Now that Panther Point is in full swing, and perhaps Sandy Bridge processor stocks may start to dwindle in favor of Ivy Bridge, market segmentation of motherboards is all too critical.  We have gamers (budget and enthusiast), casual users, audio enthusiasts, HTPC users, storage users, power users, enthusiasts, modders, silent users, overclockers, extreme users or perhaps a combination of many.  Therefore, when it comes to designing a range of boards, a motherboard manufacturer has priority targets.  They can design either a product to go for one target, or a product to cover several.  ASUS have a minimum of 13 boards in their current Z77 lineup (not covering H77), with a few more still to be released.  One of those 13 is the P8Z77-V Deluxe, a high end product focused on power users who want extremes of functionality and the best of most worlds - an Intel NIC (+Realtek), more SATA, dual band WiFi, fan control, provision for Thunderbolt as well as regular ASUS features such as BIOS Flashback, Q-LED, the BIOS itself and AI Suite software.  Even with all of this, it also transpires that the Deluxe is quite good at throughput and IO as well.

ASUS P8Z77-V Deluxe Overview

Building a system comes with many constraints - the main one in my experience as a recent student is usually price.  However, at a recent UK iSeries LAN event, you could have fooled me - for many people present, money was seemingly no object.  This was the enthusiast market, so showing off that custom water loop in an appropriate case was vital.  However, one common theme was present throughout the day - even enthusiasts have an update cycle.  It was obvious as I was walking around and talking to enthusiasts that when you have a water locked system running dual GTX 480s, the impetus for some of them was to spend big every now and again, rather than crawl for upgrades.  There were some Sandy Bridge systems, a number of Lynnfield/Clarkdale systems, some Phenom II, as well as Nehalem knocking about, with users looking at potential routes to last them another 3-4 years.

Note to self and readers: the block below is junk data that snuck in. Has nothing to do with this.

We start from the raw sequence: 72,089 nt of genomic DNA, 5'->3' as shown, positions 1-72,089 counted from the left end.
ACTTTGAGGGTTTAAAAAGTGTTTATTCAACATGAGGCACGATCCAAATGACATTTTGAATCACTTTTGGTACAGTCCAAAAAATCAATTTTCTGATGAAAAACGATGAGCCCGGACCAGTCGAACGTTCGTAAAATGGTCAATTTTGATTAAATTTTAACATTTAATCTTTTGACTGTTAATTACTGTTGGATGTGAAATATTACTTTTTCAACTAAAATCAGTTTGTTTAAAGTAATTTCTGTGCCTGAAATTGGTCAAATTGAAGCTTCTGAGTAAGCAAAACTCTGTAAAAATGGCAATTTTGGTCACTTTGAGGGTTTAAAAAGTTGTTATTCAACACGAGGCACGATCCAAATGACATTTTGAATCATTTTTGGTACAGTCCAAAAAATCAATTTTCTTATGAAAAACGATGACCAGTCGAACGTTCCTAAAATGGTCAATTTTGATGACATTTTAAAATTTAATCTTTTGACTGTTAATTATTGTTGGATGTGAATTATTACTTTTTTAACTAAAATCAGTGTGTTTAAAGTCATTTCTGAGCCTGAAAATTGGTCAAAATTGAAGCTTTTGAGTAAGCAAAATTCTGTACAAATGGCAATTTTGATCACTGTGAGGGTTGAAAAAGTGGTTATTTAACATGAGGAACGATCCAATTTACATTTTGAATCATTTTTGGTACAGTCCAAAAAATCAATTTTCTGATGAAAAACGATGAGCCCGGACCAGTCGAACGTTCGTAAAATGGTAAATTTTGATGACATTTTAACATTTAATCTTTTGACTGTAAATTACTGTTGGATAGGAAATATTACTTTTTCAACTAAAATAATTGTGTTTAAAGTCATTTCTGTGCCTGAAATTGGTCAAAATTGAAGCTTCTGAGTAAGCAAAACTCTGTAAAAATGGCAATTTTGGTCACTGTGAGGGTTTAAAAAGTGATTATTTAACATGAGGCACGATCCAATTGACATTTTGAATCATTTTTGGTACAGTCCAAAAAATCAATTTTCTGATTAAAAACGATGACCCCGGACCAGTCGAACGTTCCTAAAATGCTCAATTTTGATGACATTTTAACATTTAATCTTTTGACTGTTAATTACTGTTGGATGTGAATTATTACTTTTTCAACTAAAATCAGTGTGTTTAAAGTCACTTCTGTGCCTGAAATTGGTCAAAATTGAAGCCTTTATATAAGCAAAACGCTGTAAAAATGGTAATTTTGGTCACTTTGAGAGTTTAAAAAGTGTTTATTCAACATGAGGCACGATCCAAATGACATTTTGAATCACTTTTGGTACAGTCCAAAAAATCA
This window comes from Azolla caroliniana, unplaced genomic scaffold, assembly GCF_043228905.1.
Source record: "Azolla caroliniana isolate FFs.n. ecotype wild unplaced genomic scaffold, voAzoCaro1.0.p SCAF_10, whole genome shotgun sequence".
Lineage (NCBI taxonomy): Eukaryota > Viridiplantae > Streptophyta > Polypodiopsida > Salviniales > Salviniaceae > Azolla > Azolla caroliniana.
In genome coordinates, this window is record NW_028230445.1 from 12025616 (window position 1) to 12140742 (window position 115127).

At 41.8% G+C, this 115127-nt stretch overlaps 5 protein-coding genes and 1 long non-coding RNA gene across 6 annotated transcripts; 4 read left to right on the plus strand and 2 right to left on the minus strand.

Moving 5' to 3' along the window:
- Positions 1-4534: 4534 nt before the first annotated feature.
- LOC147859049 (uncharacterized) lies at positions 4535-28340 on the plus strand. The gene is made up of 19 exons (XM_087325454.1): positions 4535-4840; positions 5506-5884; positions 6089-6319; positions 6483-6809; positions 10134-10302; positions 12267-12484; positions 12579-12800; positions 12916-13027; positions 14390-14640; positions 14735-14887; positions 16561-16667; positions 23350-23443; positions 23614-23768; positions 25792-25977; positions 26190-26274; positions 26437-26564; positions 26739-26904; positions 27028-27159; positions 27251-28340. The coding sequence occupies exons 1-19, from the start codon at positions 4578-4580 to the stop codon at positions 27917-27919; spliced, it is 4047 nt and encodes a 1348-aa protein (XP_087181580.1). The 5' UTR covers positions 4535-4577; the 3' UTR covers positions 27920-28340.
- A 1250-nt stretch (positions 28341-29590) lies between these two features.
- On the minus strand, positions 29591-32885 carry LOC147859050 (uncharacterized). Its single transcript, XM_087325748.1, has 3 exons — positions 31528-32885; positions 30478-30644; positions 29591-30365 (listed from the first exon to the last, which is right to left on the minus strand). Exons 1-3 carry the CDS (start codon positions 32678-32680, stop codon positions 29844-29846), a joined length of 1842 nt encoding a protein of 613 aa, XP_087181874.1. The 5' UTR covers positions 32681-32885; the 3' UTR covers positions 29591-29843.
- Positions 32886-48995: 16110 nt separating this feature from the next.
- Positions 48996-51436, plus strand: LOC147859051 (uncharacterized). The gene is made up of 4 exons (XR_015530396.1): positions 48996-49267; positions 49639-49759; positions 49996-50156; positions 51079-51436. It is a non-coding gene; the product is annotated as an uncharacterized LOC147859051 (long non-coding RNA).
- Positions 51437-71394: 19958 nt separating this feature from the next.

With this in mind, there are current two obvious answers when coming from systems a few years old and if you want to go Intel - jump to Sandy Bridge-E, or venture into Ivy Bridge.  For a solid system, there needs to be a motherboard underneath which will work, perform, and if possible, revolutionize the system as a whole.  ASUS believe they have done this with the P8Z77-V Deluxe.

The P8Z77-V Deluxe thus comes at a very high-enthusiast Z77 price bracket, around the $275 mark.  This knocks heavily on the door on low-to-mid range X79 solutions.  But rather than getting a low-to-mid range X79, we have the cream of enthusiast Z77.  This means the Deluxe comes with most of the features that users want on a high-end product - dual band WiFi, dual NIC (one Intel), fan control, more SATA, debug tools, and additional USB 3.0.  This is on top of what ASUS features across most of their channel range - USB 3.0 Boost, AI Suite, Fan Xpert II, Q-LED, dual intelligent processors, DTS UltraPC II + DTS Connect, SSD caching, control for 3-pin and 4-pin fan headers, and digital power delivery for the CPU, iGPU and DRAM.  Realistically the only things missing are a PCIe expanding PLX chip (up to another $30 expense) for more than 2-way GPU, a more premium audio solution (again, would be another ~$30), integrated Thunderbolt (yet another ~$30, but the Thunderbolt header on board connects to a to-be-released ASUS TB add-in card) or perhaps mSATA (even though not really an enthusiast end requirement).